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J D Haas
J D Haas, Lawyer (JD)
Category: Legal
Satisfied Customers: 2998
Experience:  21 years as a serious injury/wrongful death trial lawyer; nationally board certified; 43 jury trials
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How to file a Adverse Possession Claim in New Jersey

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What proof is needed to add Tacking on to an adverse possession claim in NJ
http://www.njleg.state.nj.us/2006/Bills/S2000/1868_I1.HTM gives a nice summary of current NJ adverse possession and a proposed legal change to shorten the time period.

Here is a NYT article that gives good information: http://query.nytimes.com/gst/fullpage.html?res=9E06E3DF153EF930A15751C1A9679C8B63

Here is a law firm summary including "tacking": http://www.meislik.com/main/cases/summary_mostrecent/2255/

Based on this research, the tacking must be of the same quality as the facts leading to "open and obvious" adverse possession. Tacking will be allowed if the facts leading to the adverse possession claim are equally as strong.

I have seen the recommendation of a real estate litigator being necessary in these cases, one who has experience in adverse possession litigation in NJ. That would be my recommendation to you. I hope this helps.

I really appreciate positive feedback.

In the future, you can specifically request that I work with you on your legal question.

Please be aware that my answer is not legal advice, it is merely information. You and I have not entered into an attorney/client relationship. The only way that I am legally responsible for your legal rights is if you have signed a written retainer agreement with my law firm.



J D Haas and 5 other Legal Specialists are ready to help you
Customer: replied 9 years ago.
Thanks for your quick reply. I have been researching AP for a long time. I have read most of the information on line already including several decisions which include tacking. What I was hoping for was a legal opinion as to "specifically" what constitutes "proof" of tacking, i.e. written documents from other neighbor witnesses, photographic records? I'm confient that my use of the land qualifies for AP, however I need clarification on what constitutes acceptible proof before I file. What will the courts accept as proof that the land in question was used in the same way as it is now, and be accepted as "tacked".
Thanks.
One of the cases I read discussed that the proof of tacking must be qualitatively as good as the ap claim. That case talked about the quality of the fence used to define the land. In your case, photographs would help, signed statements by neighbors would help, neighbor testimony would help, and any other documentation that shows that you fulfilled the ap requirements. I hope this helps.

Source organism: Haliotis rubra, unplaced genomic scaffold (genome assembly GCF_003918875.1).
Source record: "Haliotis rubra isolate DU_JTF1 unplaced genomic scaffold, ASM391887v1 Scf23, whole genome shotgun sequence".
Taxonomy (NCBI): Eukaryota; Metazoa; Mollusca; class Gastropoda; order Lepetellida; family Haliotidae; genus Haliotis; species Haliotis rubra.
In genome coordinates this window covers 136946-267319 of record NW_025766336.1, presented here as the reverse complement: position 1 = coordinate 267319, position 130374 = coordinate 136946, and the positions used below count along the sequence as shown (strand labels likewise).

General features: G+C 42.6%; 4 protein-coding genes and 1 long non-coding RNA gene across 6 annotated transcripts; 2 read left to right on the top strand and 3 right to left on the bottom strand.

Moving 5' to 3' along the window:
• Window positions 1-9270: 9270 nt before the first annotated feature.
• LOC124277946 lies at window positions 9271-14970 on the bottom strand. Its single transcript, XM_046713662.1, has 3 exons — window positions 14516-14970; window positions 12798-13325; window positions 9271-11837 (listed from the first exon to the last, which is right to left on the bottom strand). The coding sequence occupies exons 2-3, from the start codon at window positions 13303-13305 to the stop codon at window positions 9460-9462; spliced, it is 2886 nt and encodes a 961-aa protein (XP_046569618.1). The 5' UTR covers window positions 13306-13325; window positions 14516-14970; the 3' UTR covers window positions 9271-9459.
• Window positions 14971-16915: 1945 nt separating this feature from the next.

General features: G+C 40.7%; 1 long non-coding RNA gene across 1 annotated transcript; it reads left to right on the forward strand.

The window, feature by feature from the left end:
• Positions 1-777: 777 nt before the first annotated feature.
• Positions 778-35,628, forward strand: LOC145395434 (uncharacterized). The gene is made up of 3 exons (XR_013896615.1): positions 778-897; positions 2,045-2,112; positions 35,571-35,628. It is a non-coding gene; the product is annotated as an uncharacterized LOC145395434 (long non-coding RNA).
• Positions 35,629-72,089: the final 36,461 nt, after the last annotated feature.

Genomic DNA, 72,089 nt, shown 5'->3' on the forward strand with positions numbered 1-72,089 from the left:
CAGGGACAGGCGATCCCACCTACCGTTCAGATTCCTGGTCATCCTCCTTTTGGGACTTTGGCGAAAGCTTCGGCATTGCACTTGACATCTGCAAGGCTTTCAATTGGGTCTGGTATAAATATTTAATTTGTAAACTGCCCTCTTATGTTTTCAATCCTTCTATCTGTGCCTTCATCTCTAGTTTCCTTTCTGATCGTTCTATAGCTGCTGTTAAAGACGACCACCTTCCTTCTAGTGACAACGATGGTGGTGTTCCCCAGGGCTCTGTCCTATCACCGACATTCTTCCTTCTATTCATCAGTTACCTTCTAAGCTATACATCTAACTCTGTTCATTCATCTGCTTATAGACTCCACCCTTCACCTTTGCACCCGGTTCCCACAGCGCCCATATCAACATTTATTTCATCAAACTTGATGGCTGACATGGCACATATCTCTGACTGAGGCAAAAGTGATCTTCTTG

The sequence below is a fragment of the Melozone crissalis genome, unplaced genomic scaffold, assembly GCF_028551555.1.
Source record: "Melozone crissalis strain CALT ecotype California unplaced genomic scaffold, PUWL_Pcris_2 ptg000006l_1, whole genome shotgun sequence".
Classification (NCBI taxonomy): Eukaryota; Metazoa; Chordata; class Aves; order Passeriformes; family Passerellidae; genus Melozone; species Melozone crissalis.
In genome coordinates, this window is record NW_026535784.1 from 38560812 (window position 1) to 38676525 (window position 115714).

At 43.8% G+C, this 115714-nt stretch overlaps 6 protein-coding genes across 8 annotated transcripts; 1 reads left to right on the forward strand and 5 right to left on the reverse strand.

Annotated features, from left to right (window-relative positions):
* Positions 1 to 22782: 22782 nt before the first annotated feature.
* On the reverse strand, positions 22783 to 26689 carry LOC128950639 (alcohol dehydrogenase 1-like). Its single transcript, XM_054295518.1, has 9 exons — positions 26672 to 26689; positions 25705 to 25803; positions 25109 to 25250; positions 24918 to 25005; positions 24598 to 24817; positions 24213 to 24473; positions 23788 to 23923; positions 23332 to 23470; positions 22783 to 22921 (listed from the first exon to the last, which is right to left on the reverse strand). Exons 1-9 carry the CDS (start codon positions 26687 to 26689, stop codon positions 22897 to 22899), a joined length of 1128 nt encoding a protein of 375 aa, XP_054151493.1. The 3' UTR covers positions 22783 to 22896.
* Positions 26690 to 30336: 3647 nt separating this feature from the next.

I really appreciate positive feedback.

In the future, you can specifically request that I work with you on your legal question.

Please be aware that my answer is not legal advice, it is merely information. You and I have not entered into an attorney/client relationship. The only way that I am legally responsible for your legal rights is if you have signed a written retainer agreement with my law firm.

Customer: replied 9 years ago.
I'm ready to accept your answer and leave a positive feedback. Although it is a good answer, it is information I already know.
If you were handling a case of AP which required tacking, what proof would you require your client to have? Any other types of proof that you can suggest would be appreciated.

Thanks again!
Photographs of the property over time showing ap; dated photographs showing ap; long-time neighbors testifying as to ap; tax records showing payments over time for the contested property; evidence that shows the contesting owner did not control the property during that time period; photos of the improvements made over time--photos 5 years ago, 10 years ago, etc.; aerial photographs of the contested area from 5 years ago, 10, 20, etc.
That is all I can think of now. Good luck and thanks.

I really appreciate positive feedback.

In the future, you can specifically request that I work with you on your legal question.

Please be aware that my answer is not legal advice, it is merely information. You and I have not entered into an attorney/client relationship. The only way that I am legally responsible for your legal rights is if you have signed a written retainer agreement with my law firm.

Customer: replied 9 years ago.
Thank you very much!
You are welcome. Best wishes and good luck.